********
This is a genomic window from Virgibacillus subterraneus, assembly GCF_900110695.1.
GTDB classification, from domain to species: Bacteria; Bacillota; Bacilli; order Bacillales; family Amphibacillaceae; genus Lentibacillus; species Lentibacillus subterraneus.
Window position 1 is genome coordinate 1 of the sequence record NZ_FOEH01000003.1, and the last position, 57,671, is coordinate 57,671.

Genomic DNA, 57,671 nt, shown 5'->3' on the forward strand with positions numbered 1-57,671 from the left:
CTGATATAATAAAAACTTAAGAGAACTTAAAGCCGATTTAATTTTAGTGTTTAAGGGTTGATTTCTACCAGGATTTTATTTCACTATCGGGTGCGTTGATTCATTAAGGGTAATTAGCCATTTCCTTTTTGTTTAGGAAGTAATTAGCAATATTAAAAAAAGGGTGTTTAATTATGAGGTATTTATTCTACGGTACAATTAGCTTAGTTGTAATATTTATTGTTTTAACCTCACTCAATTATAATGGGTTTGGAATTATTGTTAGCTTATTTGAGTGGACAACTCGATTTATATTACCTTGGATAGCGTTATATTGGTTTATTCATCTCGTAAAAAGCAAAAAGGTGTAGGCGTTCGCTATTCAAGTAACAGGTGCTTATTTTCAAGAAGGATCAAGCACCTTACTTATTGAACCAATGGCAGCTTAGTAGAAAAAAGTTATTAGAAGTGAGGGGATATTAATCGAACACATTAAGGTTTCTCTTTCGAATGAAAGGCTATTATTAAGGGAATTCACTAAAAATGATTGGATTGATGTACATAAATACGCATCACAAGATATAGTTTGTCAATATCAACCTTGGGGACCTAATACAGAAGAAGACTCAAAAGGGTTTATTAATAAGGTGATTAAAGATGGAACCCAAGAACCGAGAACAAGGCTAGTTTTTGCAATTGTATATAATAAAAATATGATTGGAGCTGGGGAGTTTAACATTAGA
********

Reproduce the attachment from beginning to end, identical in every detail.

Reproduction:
This is a genomic window from Virgibacillus subterraneus, assembly GCF_900110695.1.
GTDB classification, from domain to species: Bacteria; Bacillota; Bacilli; order Bacillales; family Amphibacillaceae; genus Lentibacillus; species Lentibacillus subterraneus.
Window position 1 is genome coordinate 1 of the sequence record NZ_FOEH01000003.1, and the last position, 57,671, is coordinate 57,671.

Genomic DNA, 57,671 nt, shown 5'->3' on the forward strand with positions numbered 1-57,671 from the left:
CTGATATAATAAAAACTTAAGAGAACTTAAAGCCGATTTAATTTTAGTGTTTAAGGGTTGATTTCTACCAGGATTTTATTTCACTATCGGGTGCGTTGATTCATTAAGGGTAATTAGCCATTTCCTTTTTGTTTAGGAAGTAATTAGCAATATTAAAAAAAGGGTGTTTAATTATGAGGTATTTATTCTACGGTACAATTAGCTTAGTTGTAATATTTATTGTTTTAACCTCACTCAATTATAATGGGTTTGGAATTATTGTTAGCTTATTTGAGTGGACAACTCGATTTATATTACCTTGGATAGCGTTATATTGGTTTATTCATCTCGTAAAAAGCAAAAAGGTGTAGGCGTTCGCTATTCAAGTAACAGGTGCTTATTTTCAAGAAGGATCAAGCACCTTACTTATTGAACCAATGGCAGCTTAGTAGAAAAAAGTTATTAGAAGTGAGGGGATATTAATCGAACACATTAAGGTTTCTCTTTCGAATGAAAGGCTATTATTAAGGGAATTCACTAAAAATGATTGGATTGATGTACATAAATACGCATCACAAGATATAGTTTGTCAATATCAACCTTGGGGACCTAATACAGAAGAAGACTCAAAAGGGTTTATTAATAAGGTGATTAAAGATGGAACCCAAGAACCGAGAACAAGGCTAGTTTTTGCAATTGTATATAATAAAAATATGATTGGAGCTGGGGAGTTTAACATTAGA